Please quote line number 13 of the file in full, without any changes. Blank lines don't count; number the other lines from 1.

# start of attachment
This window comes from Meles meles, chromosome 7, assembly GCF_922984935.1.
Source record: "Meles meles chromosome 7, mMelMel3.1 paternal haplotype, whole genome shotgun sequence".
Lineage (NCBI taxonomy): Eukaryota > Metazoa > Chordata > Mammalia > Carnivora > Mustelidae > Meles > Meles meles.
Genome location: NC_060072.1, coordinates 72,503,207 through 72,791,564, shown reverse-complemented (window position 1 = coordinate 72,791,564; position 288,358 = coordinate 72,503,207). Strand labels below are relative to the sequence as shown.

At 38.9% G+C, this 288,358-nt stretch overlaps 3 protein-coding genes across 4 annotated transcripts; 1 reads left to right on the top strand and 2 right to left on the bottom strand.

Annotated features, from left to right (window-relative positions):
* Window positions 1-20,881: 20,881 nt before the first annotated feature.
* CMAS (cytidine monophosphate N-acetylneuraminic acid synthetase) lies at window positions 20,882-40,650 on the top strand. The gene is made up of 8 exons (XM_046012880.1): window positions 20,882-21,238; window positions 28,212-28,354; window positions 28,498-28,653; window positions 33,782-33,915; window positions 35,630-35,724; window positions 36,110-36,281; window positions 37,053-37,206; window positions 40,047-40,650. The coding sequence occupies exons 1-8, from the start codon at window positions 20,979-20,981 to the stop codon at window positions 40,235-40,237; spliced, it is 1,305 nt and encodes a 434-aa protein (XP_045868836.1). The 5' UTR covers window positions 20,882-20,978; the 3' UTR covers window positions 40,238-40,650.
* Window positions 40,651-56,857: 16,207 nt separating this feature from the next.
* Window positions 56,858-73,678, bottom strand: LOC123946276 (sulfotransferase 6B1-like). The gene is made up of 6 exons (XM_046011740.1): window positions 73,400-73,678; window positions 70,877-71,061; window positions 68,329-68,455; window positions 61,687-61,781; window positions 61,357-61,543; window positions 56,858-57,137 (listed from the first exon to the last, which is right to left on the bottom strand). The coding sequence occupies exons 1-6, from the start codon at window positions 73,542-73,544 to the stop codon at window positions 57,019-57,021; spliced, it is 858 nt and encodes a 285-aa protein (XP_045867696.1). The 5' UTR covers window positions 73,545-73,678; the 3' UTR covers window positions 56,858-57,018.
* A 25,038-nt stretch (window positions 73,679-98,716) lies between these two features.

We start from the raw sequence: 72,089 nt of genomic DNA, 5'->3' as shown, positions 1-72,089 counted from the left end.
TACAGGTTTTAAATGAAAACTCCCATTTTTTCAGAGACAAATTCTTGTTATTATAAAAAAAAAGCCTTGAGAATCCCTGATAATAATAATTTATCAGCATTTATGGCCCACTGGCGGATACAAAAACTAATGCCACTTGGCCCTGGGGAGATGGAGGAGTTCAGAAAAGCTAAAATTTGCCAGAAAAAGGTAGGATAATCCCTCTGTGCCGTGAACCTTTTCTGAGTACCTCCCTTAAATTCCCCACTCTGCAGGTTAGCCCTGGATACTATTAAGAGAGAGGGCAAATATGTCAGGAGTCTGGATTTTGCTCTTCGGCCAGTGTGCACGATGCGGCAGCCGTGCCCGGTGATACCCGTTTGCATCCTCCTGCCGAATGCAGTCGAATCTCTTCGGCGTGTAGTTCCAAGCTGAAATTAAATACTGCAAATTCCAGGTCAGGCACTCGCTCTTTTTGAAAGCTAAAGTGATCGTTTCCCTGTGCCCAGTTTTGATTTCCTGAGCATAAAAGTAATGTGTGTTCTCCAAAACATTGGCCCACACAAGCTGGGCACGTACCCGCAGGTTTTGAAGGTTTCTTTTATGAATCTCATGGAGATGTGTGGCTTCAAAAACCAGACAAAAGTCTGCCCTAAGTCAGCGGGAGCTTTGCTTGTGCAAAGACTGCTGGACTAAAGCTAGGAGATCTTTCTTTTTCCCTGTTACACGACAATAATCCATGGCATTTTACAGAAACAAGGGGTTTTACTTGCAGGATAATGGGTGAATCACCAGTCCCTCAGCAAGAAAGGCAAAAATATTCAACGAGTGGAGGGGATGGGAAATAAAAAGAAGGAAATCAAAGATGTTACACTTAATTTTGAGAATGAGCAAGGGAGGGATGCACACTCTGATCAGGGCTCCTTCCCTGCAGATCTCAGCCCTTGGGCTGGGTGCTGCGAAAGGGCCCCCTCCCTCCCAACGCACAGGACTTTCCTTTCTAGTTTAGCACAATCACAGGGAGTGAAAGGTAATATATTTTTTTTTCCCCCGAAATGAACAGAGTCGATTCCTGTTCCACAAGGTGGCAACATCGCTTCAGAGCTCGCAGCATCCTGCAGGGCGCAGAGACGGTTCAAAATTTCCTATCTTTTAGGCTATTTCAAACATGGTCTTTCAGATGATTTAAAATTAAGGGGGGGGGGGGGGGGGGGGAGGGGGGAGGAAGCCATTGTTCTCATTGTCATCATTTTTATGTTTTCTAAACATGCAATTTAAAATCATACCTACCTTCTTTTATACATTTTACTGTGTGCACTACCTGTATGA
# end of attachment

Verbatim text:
TACAGGTTTTAAATGAAAACTCCCATTTTTTCAGAGACAAATTCTTGTTATTATAAAAAAAAAGCCTTGAGAATCCCTGATAATAATAATTTATCAGCATTTATGGCCCACTGGCGGATACAAAAACTAATGCCACTTGGCCCTGGGGAGATGGAGGAGTTCAGAAAAGCTAAAATTTGCCAGAAAAAGGTAGGATAATCCCTCTGTGCCGTGAACCTTTTCTGAGTACCTCCCTTAAATTCCCCACTCTGCAGGTTAGCCCTGGATACTATTAAGAGAGAGGGCAAATATGTCAGGAGTCTGGATTTTGCTCTTCGGCCAGTGTGCACGATGCGGCAGCCGTGCCCGGTGATACCCGTTTGCATCCTCCTGCCGAATGCAGTCGAATCTCTTCGGCGTGTAGTTCCAAGCTGAAATTAAATACTGCAAATTCCAGGTCAGGCACTCGCTCTTTTTGAAAGCTAAAGTGATCGTTTCCCTGTGCCCAGTTTTGATTTCCTGAGCATAAAAGTAATGTGTGTTCTCCAAAACATTGGCCCACACAAGCTGGGCACGTACCCGCAGGTTTTGAAGGTTTCTTTTATGAATCTCATGGAGATGTGTGGCTTCAAAAACCAGACAAAAGTCTGCCCTAAGTCAGCGGGAGCTTTGCTTGTGCAAAGACTGCTGGACTAAAGCTAGGAGATCTTTCTTTTTCCCTGTTACACGACAATAATCCATGGCATTTTACAGAAACAAGGGGTTTTACTTGCAGGATAATGGGTGAATCACCAGTCCCTCAGCAAGAAAGGCAAAAATATTCAACGAGTGGAGGGGATGGGAAATAAAAAGAAGGAAATCAAAGATGTTACACTTAATTTTGAGAATGAGCAAGGGAGGGATGCACACTCTGATCAGGGCTCCTTCCCTGCAGATCTCAGCCCTTGGGCTGGGTGCTGCGAAAGGGCCCCCTCCCTCCCAACGCACAGGACTTTCCTTTCTAGTTTAGCACAATCACAGGGAGTGAAAGGTAATATATTTTTTTTTCCCCCGAAATGAACAGAGTCGATTCCTGTTCCACAAGGTGGCAACATCGCTTCAGAGCTCGCAGCATCCTGCAGGGCGCAGAGACGGTTCAAAATTTCCTATCTTTTAGGCTATTTCAAACATGGTCTTTCAGATGATTTAAAATTAAGGGGGGGGGGGGGGGGGGGGAGGGGGGAGGAAGCCATTGTTCTCATTGTCATCATTTTTATGTTTTCTAAACATGCAATTTAAAATCATACCTACCTTCTTTTATACATTTTACTGTGTGCACTACCTGTATGA